the propagation of the Law of Righteousness (dharma). In the
Ashokan records of Ptolemy II is referred to as Turamaya. There
can be little doubts that official embassies were exchanged
between the Mauryan court and that of Ptolemy II. Pliny names
the Egyptian ambassador of Ptolemy II to India as Dionysius.

Ashoka, in his second rock edict, refers to the philanthropic activities undertaken by himself. He records that he had made arrangements for the medical treatment of men and animals in the territories of his own empire as well as in the region ruled by Antiochus Theos II of Syria (260-246 BC) and its neighboring kingdoms, which also included Egypt.

With the growth of India's links with the West, there was brisk communication in the area of trade with the Hellenistic world including Egypt, and it is believed that Indian traders reached the land of the Pharaohs. A Hellenistic writer, Agatharchides, the learned tutor of Ptolemy Soter II informs one about a colony of Indians on the island close to the mouth of the Red Sea, named Socotra, which in Sanskrit would be Sukhottara-dvipa (island of great joy). Socotra, must have functioned as one of many intermediary ports between Egypt and India.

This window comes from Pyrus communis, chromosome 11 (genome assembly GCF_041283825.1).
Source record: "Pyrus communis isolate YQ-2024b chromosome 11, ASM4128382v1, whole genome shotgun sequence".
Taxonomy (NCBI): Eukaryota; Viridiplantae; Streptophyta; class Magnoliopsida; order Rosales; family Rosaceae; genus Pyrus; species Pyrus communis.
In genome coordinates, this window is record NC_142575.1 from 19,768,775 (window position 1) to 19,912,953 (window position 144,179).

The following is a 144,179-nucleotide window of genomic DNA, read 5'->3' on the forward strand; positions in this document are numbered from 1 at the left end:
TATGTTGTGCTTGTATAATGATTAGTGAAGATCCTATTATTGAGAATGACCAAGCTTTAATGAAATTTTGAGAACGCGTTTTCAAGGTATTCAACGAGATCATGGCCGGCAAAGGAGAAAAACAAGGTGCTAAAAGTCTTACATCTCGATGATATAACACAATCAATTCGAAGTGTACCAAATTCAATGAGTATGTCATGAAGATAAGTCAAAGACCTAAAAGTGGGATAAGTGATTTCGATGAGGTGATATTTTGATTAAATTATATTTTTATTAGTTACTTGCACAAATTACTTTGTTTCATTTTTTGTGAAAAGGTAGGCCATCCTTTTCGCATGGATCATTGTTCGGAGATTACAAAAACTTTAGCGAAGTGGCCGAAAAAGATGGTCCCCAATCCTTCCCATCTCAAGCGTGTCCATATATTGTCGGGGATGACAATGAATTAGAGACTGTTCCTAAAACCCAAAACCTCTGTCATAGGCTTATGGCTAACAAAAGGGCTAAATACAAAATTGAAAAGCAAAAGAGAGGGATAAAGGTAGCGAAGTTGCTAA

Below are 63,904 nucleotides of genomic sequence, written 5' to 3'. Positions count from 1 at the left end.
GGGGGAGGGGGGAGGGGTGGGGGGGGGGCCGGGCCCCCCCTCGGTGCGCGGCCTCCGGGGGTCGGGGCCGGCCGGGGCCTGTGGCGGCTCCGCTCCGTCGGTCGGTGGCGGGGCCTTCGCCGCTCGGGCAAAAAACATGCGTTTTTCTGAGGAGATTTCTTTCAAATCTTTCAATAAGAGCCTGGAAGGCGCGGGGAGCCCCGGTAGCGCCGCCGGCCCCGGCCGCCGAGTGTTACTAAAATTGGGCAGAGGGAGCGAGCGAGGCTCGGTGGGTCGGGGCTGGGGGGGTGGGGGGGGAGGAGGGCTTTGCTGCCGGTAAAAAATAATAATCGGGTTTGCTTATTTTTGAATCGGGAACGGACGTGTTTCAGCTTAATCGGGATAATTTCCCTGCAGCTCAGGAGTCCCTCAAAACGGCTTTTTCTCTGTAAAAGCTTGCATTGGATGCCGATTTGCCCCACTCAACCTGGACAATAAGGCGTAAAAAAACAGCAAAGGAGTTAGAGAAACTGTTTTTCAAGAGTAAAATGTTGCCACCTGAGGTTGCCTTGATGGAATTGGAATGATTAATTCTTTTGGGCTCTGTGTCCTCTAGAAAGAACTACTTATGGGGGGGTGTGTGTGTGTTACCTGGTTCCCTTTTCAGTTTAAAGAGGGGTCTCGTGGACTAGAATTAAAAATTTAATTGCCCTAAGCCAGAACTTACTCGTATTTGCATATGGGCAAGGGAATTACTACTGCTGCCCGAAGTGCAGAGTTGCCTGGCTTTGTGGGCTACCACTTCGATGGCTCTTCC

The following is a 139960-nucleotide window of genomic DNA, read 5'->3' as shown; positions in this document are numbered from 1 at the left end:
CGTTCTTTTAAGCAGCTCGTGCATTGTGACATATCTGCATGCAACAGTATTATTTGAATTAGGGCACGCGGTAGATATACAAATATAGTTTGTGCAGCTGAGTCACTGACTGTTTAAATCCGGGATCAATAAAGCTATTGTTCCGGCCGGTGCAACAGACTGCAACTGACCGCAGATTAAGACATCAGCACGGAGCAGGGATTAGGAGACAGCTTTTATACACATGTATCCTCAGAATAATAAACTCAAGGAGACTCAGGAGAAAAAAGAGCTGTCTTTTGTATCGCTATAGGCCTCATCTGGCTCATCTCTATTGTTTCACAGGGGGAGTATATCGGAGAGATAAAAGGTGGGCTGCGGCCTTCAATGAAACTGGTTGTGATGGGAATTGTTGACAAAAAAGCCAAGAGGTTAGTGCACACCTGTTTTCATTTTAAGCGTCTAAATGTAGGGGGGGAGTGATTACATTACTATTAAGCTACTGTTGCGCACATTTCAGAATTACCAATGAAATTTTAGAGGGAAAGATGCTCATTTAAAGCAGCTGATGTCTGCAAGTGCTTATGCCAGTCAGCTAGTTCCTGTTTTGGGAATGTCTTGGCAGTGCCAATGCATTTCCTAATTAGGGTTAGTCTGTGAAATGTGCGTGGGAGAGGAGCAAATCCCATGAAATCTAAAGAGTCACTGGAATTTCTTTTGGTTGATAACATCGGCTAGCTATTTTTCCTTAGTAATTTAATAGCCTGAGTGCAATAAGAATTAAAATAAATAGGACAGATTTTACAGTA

Interestingly, it is stated that the Egyptian ruler Ptolemy IV, Philopator, lined a part of his yacht with Indian stones. The presence of Indians in Egypt in the third century BC has been attested by Athenaeus who observes that the processions of Ptolemy II Philadelphus also included women, cows, and hunting dogs from India.

Historians have long known that Egypt and India traded by land and sea during the Roman era, in part because of texts detailing the commercial exchange of luxury goods, including fabrics, spices and wine. Among their finds at the site near Egypt's border with Sudan: more than 16 pounds (7 kilograms) of black peppercorns, the largest stash of the prized Indian spice ever recovered from a Roman archaeological site.